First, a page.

Every year, the city of Philadelphia reroutes streets and bus routes when it is time to host a marathon. At the last Philadelphia Marathon, thousands of runners from all over the world participated, many having registered months before the event. Marathons have become big business, an industry that has created multiple product lines, including T-shirts, caps, certificates, pins, fanny packs and water bottle holders.
But running didn't used to be like this. Long-distance running, or cross-country, used to be the least celebrated sport in high school. I know because I used to be a high school cross-country runner. Running long distances can be very rewarding. Running clears the mind and relieves stress. Some people even claim that running long distances can bring about a kind of enlightenment. While I don't go that far, it is easy to understand why some Japanese Buddhist monks are said to do seven-year stretches of running.
As a non-contact sport, running attracts few if any spectators (that's not true for track and field), so when runners cross the finish line there's usually only the sound of one hand clapping. In high school I liked the sport's quiet individualism as opposed to the noisy cheerleader mayhem that surrounded football, or the "I got hit with a bat" hazards of baseball, or even the boredom of "old man" golf, about which Mark Twain quipped, "Golf is a good walk spoiled."
A famous film about running was the 1962 movie The Loneliness of the Long Distance Runner from an Alan Sillitoe short story. The story is about a working-class boy in England who gets intro trouble with the law but finds personal redemption (and a chance to change his life) through long-distance running. The story's odd twist is that the boy, who becomes the best runner in England, opts out of winning a race by suddenly standing still just before he's due to cross the finish line.
After high school, I didn't run again until I moved to the city. Jogging was just coming into vogue at that time. On any given jog around town you could count the number of fellow joggers on one hand. Jogging in the 1980s was done more for health maintenance and exercise rather than extreme endurance and pushing the envelope. Most runners wore average sneakers, an ordinary pair of shorts and a T-shirt; they did not carry water bottles, and there was certainly no such thing as a running uniform or official running gear, like expensive spandex shorts or "made in Ecuador" running sneakers that promised you the winged power of Mercury, and that cost $200.00.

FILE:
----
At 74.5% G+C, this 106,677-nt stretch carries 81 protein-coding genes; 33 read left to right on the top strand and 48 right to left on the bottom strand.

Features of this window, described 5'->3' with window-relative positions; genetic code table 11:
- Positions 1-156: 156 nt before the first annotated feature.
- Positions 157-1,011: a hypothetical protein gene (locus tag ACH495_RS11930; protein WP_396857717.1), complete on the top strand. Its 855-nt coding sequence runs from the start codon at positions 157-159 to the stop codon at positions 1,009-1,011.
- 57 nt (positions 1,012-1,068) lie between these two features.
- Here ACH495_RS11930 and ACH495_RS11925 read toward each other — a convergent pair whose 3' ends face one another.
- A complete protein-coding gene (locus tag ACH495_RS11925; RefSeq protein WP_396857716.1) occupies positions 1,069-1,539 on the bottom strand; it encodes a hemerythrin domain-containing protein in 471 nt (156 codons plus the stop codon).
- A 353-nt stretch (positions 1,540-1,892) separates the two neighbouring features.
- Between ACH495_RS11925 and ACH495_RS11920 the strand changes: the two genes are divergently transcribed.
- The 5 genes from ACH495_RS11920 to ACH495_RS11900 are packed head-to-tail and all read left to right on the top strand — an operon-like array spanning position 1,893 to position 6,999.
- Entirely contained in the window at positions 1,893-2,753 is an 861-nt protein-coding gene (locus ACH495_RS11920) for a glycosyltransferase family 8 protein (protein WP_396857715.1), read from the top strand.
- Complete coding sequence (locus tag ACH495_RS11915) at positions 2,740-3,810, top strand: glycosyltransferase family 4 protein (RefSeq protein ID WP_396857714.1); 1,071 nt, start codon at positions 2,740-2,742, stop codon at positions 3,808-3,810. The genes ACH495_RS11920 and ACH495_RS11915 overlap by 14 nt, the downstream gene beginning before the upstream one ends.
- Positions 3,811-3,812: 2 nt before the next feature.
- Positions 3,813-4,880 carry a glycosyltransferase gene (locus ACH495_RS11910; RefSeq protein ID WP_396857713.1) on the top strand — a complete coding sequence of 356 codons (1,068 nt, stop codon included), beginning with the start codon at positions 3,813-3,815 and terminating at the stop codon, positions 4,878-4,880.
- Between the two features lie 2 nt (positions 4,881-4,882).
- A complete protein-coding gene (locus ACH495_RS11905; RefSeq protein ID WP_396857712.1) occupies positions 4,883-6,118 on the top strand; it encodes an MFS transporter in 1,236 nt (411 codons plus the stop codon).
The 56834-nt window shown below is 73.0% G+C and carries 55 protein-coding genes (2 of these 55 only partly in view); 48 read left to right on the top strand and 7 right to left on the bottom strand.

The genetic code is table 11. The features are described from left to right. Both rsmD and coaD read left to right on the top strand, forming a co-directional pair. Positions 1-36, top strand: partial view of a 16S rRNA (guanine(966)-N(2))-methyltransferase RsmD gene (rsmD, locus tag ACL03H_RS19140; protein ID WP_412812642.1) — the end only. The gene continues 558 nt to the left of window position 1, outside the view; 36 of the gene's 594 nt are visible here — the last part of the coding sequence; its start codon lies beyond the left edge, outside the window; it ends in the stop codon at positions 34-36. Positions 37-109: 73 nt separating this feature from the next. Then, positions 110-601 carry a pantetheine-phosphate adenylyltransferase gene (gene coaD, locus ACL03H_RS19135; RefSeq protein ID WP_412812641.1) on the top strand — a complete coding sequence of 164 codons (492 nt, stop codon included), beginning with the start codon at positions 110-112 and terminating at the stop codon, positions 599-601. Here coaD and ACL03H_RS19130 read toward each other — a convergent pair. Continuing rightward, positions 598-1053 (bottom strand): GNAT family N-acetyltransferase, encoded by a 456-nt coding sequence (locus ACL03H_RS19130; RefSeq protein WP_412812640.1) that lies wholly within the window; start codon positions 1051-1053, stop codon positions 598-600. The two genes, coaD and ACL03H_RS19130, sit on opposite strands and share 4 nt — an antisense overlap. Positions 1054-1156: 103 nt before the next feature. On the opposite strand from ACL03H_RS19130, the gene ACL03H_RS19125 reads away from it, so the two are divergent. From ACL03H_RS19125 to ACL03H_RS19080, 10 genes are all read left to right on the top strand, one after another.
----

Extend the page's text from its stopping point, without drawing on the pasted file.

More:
Men who shave their legs so as to be able to run faster or get a better time were unheard of then. Had they been around they would probably have been laughed off Philadelphia's Benjamin Franklin Parkway.
This was also the era before bicycling was taken over by wannabe Lance Armstrong bike head types, when cyclists would cycle without wearing expensive head gear or official spandex bike drag. The hobby -- or sport -- of cycling had not yet been transformed into a merchandise industry. Cycling today is much more than just hopping on your bike and going for a spin. Before one can do that, there's societal pressure to go out and buy "the wardrobe." Some of that is also true when it comes to running. It is certainly true in the marathon world.
When marathons began to become popular, I knew it was over for running as being the sport of the individual. Overnight, it seemed, running became competition-based, a development that seemed to reflect the 1980s business culture of cutthroat competition where the winner takes all. What had been a private, casual joy to help keep the body in shape was now a massive movement of troops racing along sectioned off highways with police escorts, starting whistles, racing forms, entrance fees, NBC camera crews and a primary corporate sponsor or two.
In any culture, there's going to be followers who adapt to any fad or pastime just because most people are doing it. Following the crowd covers a lot of territory: Today it might be getting a tattoo or a piercing "because everybody is getting one," whereas in the late '60s, "conformity" meant wearing a headband or a Mother Earth dress and dousing yourself with patchouli oil.
I love running, but I have no love for marathons. Many doctors and cardiologists say that marathon running is unhealthy. Studies, in fact, have found that about 12 percent of runners will have scar tissue in their heart muscle (detected through an MRI) after a marathon. Apparently the right ventricular (RV) function may be affected after a long race. "Excessive cardio is counterproductive," these doctors say.
Yet other doctors believe the opposite of this is true, that moderate marathon running for someone in good health will not create problems, and that the overall health of a runner depends on his or her total lifestyle.
While running a marathon is certainly better than watching TV, or cultivating a video game addiction, for me it symbolizes the pinnacle of conformity. Perhaps my biggest personal gripe with marathons is the idea of merging with a crowd of thousands. For me that is much like getting stuck in a theater lobby with hundreds of people who are pushing and shoving.
Running in herds is for buffalo, antelope, or wild horses or even for those Biblical pigs that went over a cliff en masse.